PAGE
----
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Monsters: Low Budget, DIY, Sci-fi Film Excellence

Updated on May 30, 2015
Monsters' UK promo poster
Monsters' UK promo poster | Source

Monsters Official Trailer

The Plot in a Nutshell

Andrew, an American photojournalist who is on assignment in Mexico is tasked by his boss to find his daughter, Samantha, and bring her safely back to the U.S. The problem is that Mexico has been overrun by huge scary aliens.

With aliens throughout Mexico, finding safe passage to the U.S. border proves much more difficult than they had imagined. After a failed attempt to board a ferry bound for the U.S., the pair resort to whatever means they can find, which ends up being an armed escort through the jungles. After having a close brush with the alien invaders, they eventually make it back to the U.S.

A large part of Mexico has been infested with aliens.


Reasons Why I Love Monsters

One of the main reasons why I love this film is the guerrilla filmmaking style that Edwards used in shooting this film. Like the crews that made other films which I love such as Bellflower and Primer, Edwards made the film his own way. And doing it his way resulted is a very fantastic sci-fi drama which competes with (and even beats) the majority of big budget sci-fi films.

I am a huge sci-fi fan, but in so many big budget Hollywood films, the sci-fi aspects take center stage; effects and action are often emphasized to the detriment of the telling of a really good story. So I love the fact that Monsters is a character driven drama in which sci-fi is the backdrop for the interactions between the main characters.

The acting is great as well. Both of the main actors give great performances. They seem so natural in their roles that it feels as if you are watching a documentary.

Another reason that I love this film is that unlike so many 'Alien Invasion' films, the actual invasion is not the key event. Focusing on the aftermath of an invasion allows Edwards to tell a much different story than a viewer might be expecting. It has much more in common with District 9 than it does with films like Independence Day or War of the Worlds.

Get Monsters!

Never seen Gareth Evans' Monsters? Watch it today!
Stars of Monsters, Scoot McNairy and Whitney Able
Stars of Monsters, Scoot McNairy and Whitney Able | Source

Gareth Edwards on the Stars of Monsters

"[Scoot McNairy] and Whitney [Able] put up with so much crap. There was no red carpet treatment for them. It was literally sweating in the back of a van, hopping out, and doing scenes. There was no one there to get us coffee and stuff like that. It was totally obvious that [dedicated] attitude with him and Whitney all the time." - 2010 Film School Rejects inteview

Gareth Edwards (with camera),  Whitney Able, (center), Scoot McNairy (at right edge), and some of his crew shooting Monsters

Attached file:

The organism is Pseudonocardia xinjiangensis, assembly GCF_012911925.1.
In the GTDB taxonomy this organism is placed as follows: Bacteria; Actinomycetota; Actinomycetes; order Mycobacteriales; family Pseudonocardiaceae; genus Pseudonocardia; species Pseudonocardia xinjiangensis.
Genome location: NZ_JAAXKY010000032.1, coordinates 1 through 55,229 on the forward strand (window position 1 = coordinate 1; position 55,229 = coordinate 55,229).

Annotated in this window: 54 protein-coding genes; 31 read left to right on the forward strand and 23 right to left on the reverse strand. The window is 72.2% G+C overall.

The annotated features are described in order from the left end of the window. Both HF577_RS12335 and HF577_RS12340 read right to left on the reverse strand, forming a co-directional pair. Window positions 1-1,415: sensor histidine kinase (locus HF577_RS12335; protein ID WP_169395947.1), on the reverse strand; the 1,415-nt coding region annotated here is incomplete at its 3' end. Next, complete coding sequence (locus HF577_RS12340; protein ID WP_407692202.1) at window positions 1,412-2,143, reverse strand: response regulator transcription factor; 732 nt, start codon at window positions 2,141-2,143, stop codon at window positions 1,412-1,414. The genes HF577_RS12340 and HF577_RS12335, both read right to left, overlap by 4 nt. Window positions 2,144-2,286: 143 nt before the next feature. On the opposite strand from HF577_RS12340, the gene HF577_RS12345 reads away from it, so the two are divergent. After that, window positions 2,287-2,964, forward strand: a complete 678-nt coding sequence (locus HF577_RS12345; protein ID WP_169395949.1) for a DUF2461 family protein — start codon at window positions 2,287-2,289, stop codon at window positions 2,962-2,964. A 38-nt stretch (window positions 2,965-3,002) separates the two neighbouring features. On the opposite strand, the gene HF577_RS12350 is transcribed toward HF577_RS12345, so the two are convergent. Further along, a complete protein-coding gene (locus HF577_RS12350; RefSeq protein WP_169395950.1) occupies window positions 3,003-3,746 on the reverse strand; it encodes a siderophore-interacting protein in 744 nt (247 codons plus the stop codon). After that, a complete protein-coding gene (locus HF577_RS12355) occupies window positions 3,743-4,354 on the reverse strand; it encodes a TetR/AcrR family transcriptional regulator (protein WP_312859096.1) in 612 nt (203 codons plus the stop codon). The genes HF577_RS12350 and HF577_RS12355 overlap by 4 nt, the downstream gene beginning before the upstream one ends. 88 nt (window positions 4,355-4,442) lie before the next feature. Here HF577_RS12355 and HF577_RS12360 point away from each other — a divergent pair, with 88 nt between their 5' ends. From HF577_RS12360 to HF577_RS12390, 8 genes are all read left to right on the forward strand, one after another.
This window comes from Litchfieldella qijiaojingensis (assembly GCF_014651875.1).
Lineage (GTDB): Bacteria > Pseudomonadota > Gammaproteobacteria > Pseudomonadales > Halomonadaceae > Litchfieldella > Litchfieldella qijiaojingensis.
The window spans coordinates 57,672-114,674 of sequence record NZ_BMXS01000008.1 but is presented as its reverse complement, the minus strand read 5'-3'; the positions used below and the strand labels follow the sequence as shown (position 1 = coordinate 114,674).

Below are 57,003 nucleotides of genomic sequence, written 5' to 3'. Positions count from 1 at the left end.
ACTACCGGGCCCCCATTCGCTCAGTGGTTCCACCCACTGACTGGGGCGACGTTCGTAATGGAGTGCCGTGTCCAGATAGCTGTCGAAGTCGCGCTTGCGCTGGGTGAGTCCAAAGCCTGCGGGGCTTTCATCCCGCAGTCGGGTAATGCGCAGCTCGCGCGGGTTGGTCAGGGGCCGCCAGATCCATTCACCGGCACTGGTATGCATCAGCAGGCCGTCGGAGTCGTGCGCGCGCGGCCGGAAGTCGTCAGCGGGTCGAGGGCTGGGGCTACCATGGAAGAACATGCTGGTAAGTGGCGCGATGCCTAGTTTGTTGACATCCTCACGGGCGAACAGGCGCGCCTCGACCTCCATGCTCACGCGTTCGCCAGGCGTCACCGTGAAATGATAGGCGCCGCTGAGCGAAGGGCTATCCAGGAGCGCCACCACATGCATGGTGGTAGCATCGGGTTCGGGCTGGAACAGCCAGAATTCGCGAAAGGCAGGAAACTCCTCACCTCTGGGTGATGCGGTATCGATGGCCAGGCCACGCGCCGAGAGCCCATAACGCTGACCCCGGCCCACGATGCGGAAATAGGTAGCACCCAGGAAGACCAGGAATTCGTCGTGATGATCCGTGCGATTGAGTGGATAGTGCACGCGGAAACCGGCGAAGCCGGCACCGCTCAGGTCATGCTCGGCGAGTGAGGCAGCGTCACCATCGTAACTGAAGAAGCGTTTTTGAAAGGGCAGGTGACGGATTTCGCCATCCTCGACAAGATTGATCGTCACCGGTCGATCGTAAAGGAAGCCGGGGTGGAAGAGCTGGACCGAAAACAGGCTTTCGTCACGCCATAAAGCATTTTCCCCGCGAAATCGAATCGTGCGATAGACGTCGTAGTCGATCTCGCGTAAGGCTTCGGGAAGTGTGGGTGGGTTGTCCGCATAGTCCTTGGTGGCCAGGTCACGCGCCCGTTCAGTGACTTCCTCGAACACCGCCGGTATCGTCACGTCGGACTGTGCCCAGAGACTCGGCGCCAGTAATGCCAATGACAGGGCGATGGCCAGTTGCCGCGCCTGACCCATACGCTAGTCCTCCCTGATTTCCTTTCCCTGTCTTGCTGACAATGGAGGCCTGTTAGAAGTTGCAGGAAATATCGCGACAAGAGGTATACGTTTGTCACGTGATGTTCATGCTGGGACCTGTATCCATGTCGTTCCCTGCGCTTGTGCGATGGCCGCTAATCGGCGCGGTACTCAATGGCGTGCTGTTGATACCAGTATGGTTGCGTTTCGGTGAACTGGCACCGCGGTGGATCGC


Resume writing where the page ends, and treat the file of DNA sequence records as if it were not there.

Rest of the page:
Gareth Edwards (with camera), Whitney Able, (center), Scoot McNairy (at right edge), and some of his crew shooting Monsters | Source

Making Monsters

Shot in only three weeks in several countries throughout Central America as well as some shooting in Mexico and Texas, Monsters was a very DIY affair.

A total of about $15,000 was spent on equipment for filming. And the effects, which look amazing, were made using off the shelf software.

Edwards worked with a crew of 7, including himself and only 2 professional actors, Whitney Able and Scoot McNairy. The majority of the other people in the film are locals which the crew met along their way.

A lot of the film's dialogue was unscripted and improvised. Apparently they just drove around and would jump out and start filming, asking bystanders if they wanted to be in a movie.

Edwards wasn't sure what would come of the film once it was made. He didn't even know if anyone would ever even see it, and was hoping to get Monsters shown "in one cinema in England." 2 Much to his surprise, the film it ended up bringing in $4.2 million at the box office.

Gareth Edwards at 2013 San Diego Comic Con
Gareth Edwards at 2013 San Diego Comic Con | Source

Who is Gareth Edwards?

British director Gareth Edwards attended film school and had worked mainly in the world of special effects before before making Monsters.

Edwards worked on Heroes and Villains, a BBC series which focused on a different historical warrior each week including Attila the Hun and Spartacus. He was also part of a team that won the Sci-Fi London 48 Hour Film Challenge.1

The breakout success of Monsters got him the attention of Hollywood. As a result he was chosen to direct a reboot of Godzilla for Legendary Pictures (releasing 2014).


Monsters beats the pants of of the majority of Hollywood sci-fi fare. Nuff said!!


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